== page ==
The pound edged up against a still struggling euro, albeit the single currency managed to stay in range of a two-week high hit on Tuesday – helped by a rally as investors sought to cover extreme short euro positions.
Whilst the recent Budget is aimed at improving the UK financial position, concerns are being raised about the impact of tax rises and spending cuts. Is it time to lock in rates against the Euro, perhaps for your holiday travel money?
“The current economic circumstances call for a decisive fiscal consolidation,” said Olli Rehn, the EU economic affairs commissioner. “The budgetary targets presented by the UK Government are in line with this strategy.”
A positive EU nod of approval for the Coalition Government, in contrast to the message given about the Labour fiscal plans put forward in March which were considered to lack sufficient ambition.
The Commission did say that it recognised the process of fiscal consolidation would be difficult, and cited the 25% reduction in Whitehall budgets over a four-year period as “challenging”.
The concern is that taking steps to address the debt crisis could halt economic recovery or cause a double-dip recession.
Howard Archer, chief European economist at financial analysis group IHS Global Insight, said: “Worryingly, there are signs in the very latest survey releases that the heightened euro zone debt crisis and an associated earlier or more aggressive tightening of fiscal policy in a number of countries is starting to weigh down on economic activity.”
While growth should improve in the second quarter, he said the 16-nation euro zone faces “significant obstacles to robust growth”.
Today the Bank of England’s Monetary Policy Committee voted to maintain the official Bank Rate paid on commercial bank reserves at 0.5%.
It also voted to maintain the stock of asset purchases financed by the issuance of central bank reserves at £200 billion.
Bank Rate has now been held at a record low of 0.50 per cent for more than a year.
The minutes of the meeting will be interesting to see after Andrew Sentance’s vote last month to raise interest rates.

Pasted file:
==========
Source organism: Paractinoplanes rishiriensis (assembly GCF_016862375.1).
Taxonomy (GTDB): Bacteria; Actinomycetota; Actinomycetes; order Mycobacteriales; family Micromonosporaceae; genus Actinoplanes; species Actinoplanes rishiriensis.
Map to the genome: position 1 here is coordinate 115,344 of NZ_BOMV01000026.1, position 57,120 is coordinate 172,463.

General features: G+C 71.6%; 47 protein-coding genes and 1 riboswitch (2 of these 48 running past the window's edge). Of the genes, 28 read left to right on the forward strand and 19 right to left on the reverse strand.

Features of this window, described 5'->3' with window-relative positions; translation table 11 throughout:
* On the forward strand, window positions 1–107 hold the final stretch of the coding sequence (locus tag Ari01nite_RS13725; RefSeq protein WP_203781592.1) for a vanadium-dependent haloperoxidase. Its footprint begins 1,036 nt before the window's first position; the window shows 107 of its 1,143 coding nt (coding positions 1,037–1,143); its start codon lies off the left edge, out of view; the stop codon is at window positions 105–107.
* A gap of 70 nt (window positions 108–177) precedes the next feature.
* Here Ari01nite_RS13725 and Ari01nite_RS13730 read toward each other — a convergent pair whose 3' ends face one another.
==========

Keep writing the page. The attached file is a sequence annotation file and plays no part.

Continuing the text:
The announcement by the Bank of England saw the pound fall back below 1.20 against the Euro.
The European Central Bank held the bloc’s interest rates at a record low 1%.
The International Monetary Fund (IMF) has raised its forecast for global economic growth this year, from 4% to 4.5%.
It said the world economy grew strongly in the first part of this year. It said that European banks in particular were being affected by the concerns about government debt and so were less willing to lend to each other – the consequence being less credit available to the wider economy which could undermine the recovery.
A list of 91 banks that will undertake “stress-testing” across Europe was released late on Wednesday, including the UK’s big four banks, HSBC, Royal Bank of Scotland, Lloyds and Barclays. Major European banks such as Deutsche Bank and BNP Paribas were also included.
The stress tests, to be completed by 23 July, are designed to assess whether Europe’s banks are able to withstand future financial shocks.
The euro rose to a seven week high against the dollar on Wednesday in technical trading after the breach of a key resistance level prompted some investors who had bet against the single currency to buy to prevent losses.
Market Analysis by Tony Redondo, TorFx
Any opinions expressed in this document are aimed at helping readers understand market conditions and developing trends. Readers are wholly responsible for their own trading decisions.
Get our FREE weekly newsletter to keep up to date with all our foreign exchange and personal finance news,tips and reviews plus our latest offers and discounts.